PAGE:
Obama and other key Democrats vowed during the campaign to support as much as $50 billion in low-interest loans for the car companies. On Friday, during his first news conference since his election as president, Obama spoke at length about the "hardship" the industry faces and referred to the auto industry as "the backbone of American manufacturing."
Obama's team of economic advisers includes Michigan Gov. Jennifer Granholm (D) and former Michigan congressman David Bonior, who is considered a strong candidate for Labor secretary. With Granholm on stage with him Friday, Obama said his transition team is already working on "policy options to help the auto industry adjust, weather the financial crisis and succeed in producing fuel-efficient cars," either under existing law or through the passage of "additional legislation."
In the meantime, however, the automakers have gotten little but sympathy. Congress recently voted to fund a $25 billion low-interest loan package intended to help the car companies retool their factories to produce fuel-efficient vehicles that meet tough new emissions standards. But that money has been hung up by red tape. Obama and other Democrats have discussed providing another $25 billion in loans, bringing the total federal aid to $50 billion. But unless the Bush administration agrees to work on an economic stimulus package when Congress returns to Washington later this month, that money would have to wait until at least January.
Analysts fear the firms may not be able to hold on that long. GM and Ford posted big losses Friday as they continued to pay out more in salaries and other expenses than they are taking in from sales. GM said it would cut spending and sell some product lines but nonetheless expects to "fall significantly short" of the cash it needs to operate next year. The failure of GM or one of the other Detroit automakers could wipe out 2.5 million jobs and $125 billion in personal income in the first 12 months, according to a report released this week by the Center for Automotive Research.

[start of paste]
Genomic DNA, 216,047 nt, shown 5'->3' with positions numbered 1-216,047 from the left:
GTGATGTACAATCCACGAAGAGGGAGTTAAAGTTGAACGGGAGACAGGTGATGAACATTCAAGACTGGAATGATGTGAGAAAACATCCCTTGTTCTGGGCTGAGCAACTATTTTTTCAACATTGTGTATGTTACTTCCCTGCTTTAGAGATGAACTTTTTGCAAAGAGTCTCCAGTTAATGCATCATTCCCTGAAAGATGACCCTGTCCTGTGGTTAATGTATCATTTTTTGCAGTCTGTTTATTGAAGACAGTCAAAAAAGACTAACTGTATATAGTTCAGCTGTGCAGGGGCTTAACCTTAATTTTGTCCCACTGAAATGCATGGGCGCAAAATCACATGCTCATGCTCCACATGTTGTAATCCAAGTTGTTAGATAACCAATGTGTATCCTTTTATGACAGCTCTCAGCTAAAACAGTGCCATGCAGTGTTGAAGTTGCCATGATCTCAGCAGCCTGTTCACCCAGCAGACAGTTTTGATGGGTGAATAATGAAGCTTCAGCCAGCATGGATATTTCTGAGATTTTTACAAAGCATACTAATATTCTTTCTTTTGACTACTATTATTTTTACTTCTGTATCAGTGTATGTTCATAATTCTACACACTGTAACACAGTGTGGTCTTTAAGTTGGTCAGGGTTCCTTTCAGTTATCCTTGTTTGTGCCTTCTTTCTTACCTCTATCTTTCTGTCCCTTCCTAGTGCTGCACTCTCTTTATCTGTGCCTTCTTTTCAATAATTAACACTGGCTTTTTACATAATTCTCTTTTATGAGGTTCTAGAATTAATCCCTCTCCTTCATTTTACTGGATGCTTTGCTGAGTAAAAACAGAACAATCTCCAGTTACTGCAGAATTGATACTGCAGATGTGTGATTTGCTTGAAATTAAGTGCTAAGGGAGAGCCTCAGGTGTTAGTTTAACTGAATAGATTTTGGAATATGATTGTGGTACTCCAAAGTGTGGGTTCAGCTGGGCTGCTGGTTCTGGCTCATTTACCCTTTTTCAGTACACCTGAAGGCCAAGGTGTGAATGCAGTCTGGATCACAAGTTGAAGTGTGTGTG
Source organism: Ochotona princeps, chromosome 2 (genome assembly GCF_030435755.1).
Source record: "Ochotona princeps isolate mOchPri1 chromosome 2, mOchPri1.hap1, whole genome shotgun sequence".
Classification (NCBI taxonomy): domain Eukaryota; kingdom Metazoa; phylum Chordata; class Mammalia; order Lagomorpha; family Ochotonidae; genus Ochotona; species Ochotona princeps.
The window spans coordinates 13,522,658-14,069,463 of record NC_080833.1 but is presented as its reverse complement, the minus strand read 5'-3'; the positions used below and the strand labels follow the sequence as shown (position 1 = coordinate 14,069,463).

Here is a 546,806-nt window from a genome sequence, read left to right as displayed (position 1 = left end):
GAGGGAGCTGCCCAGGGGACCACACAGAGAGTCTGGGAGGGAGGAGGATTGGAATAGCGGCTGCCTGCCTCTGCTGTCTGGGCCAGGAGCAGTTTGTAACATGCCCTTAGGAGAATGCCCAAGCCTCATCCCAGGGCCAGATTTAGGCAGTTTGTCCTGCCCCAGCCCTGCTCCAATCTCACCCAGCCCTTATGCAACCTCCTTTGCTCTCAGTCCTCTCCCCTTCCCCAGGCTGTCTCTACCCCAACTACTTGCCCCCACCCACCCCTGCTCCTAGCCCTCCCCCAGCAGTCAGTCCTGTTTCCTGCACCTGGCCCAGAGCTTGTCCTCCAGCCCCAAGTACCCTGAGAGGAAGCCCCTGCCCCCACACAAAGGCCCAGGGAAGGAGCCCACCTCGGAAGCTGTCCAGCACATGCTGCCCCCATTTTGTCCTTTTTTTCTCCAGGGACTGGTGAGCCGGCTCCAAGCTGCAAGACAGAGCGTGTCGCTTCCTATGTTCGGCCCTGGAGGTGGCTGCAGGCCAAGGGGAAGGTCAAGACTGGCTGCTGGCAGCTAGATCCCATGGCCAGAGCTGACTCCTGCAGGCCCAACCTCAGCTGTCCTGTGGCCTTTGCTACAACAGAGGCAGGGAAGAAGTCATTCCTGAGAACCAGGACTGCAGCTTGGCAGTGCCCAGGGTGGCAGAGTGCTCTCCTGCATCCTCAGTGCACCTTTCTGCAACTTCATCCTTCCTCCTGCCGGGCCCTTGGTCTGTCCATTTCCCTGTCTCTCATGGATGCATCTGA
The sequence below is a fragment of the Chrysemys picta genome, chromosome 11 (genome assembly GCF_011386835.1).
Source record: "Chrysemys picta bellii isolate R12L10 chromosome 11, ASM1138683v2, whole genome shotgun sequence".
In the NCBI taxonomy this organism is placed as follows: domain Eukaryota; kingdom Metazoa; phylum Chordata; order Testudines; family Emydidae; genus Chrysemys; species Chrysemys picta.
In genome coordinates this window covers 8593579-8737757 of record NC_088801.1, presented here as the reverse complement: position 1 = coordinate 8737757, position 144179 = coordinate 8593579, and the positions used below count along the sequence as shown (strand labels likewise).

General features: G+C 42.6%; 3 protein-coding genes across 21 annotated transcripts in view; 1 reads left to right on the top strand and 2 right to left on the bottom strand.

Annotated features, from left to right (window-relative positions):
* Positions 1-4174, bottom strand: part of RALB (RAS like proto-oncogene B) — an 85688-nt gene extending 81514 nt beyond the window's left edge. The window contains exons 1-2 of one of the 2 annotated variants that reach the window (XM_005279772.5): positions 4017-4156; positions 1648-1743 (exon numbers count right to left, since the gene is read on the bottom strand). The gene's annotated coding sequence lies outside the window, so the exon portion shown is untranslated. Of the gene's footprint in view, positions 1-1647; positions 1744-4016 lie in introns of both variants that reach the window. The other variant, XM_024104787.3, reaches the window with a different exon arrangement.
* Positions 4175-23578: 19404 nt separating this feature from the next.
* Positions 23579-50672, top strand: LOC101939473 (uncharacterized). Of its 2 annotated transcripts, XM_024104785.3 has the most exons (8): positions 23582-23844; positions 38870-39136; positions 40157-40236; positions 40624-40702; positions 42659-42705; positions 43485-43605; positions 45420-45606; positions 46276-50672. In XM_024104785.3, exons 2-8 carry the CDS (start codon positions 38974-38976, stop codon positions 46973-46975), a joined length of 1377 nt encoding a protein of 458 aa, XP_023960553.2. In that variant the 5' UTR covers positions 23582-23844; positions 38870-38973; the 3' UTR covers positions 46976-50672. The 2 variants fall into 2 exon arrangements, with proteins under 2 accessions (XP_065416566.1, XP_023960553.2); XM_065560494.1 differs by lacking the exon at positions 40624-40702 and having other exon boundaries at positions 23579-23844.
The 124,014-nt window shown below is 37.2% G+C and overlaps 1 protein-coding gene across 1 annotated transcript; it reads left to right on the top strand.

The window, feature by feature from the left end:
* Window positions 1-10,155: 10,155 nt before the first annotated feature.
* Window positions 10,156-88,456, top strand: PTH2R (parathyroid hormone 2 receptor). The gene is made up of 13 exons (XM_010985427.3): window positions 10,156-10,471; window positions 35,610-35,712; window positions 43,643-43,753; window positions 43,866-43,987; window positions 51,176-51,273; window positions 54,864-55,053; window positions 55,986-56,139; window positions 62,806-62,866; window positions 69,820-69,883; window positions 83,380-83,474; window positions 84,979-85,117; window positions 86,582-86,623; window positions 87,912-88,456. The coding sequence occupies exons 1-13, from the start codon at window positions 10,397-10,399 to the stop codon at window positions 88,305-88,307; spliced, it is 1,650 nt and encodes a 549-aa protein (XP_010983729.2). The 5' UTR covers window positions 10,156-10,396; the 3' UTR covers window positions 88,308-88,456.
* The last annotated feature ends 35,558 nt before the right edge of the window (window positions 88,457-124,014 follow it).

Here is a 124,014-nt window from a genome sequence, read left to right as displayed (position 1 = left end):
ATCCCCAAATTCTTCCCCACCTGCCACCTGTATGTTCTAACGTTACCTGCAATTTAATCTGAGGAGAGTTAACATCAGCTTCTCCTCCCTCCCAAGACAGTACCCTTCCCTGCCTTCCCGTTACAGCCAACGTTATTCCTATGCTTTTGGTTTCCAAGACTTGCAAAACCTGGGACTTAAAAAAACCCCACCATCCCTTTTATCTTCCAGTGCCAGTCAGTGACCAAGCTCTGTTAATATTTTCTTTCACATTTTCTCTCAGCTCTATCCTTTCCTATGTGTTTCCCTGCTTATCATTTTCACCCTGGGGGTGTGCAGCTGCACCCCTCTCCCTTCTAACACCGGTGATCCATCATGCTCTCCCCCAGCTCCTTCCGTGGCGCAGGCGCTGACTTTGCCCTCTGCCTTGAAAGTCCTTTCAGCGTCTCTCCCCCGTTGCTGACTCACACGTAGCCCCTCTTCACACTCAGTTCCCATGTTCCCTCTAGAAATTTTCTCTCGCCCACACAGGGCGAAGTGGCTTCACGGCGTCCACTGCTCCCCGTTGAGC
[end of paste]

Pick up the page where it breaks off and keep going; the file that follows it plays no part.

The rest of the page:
This is not unfamiliar territory for the auto industry. In 1979, Chrysler nearly went bankrupt and lobbied the government for assistance. A $1.2 billion loan, coupled with deep executive pay cuts and major union concessions, helped turn the troubled company around. Under Lee Iacocca, Chrysler invented its iconic minivan, popularized the SUV and repaid the loan in four years. The government even made money off the deal.
Asked Friday whether future assistance could mirror the Chrysler bailout, GM executives told investors that they consider the Treasury program a more modern means to solving the crisis.
In their letter to Paulson, Reid and Pelosi wrote that Friday's earnings reports "only reaffirm the need for urgent action."
If the Treasury does decide to assist the auto industry, they wrote, its chief executives should be subject to the same "limits on executive compensation" as other participants in the program and should be required to give the government equity stakes in their firms "to provide taxpayers a return on their investment upon the industry's recovery."
Spokesmen for Ford and GM issued statements thanking the lawmakers for their request.
"We appreciate Congress recognizes the urgency to help the auto industry weather this troubled economic period," GM spokesman Greg Martin said. "We hope Congress and the administration can work together to provide immediate aid."
Staff writers David Cho, Kendra Marr and Peter Whoriskey contributed to this report.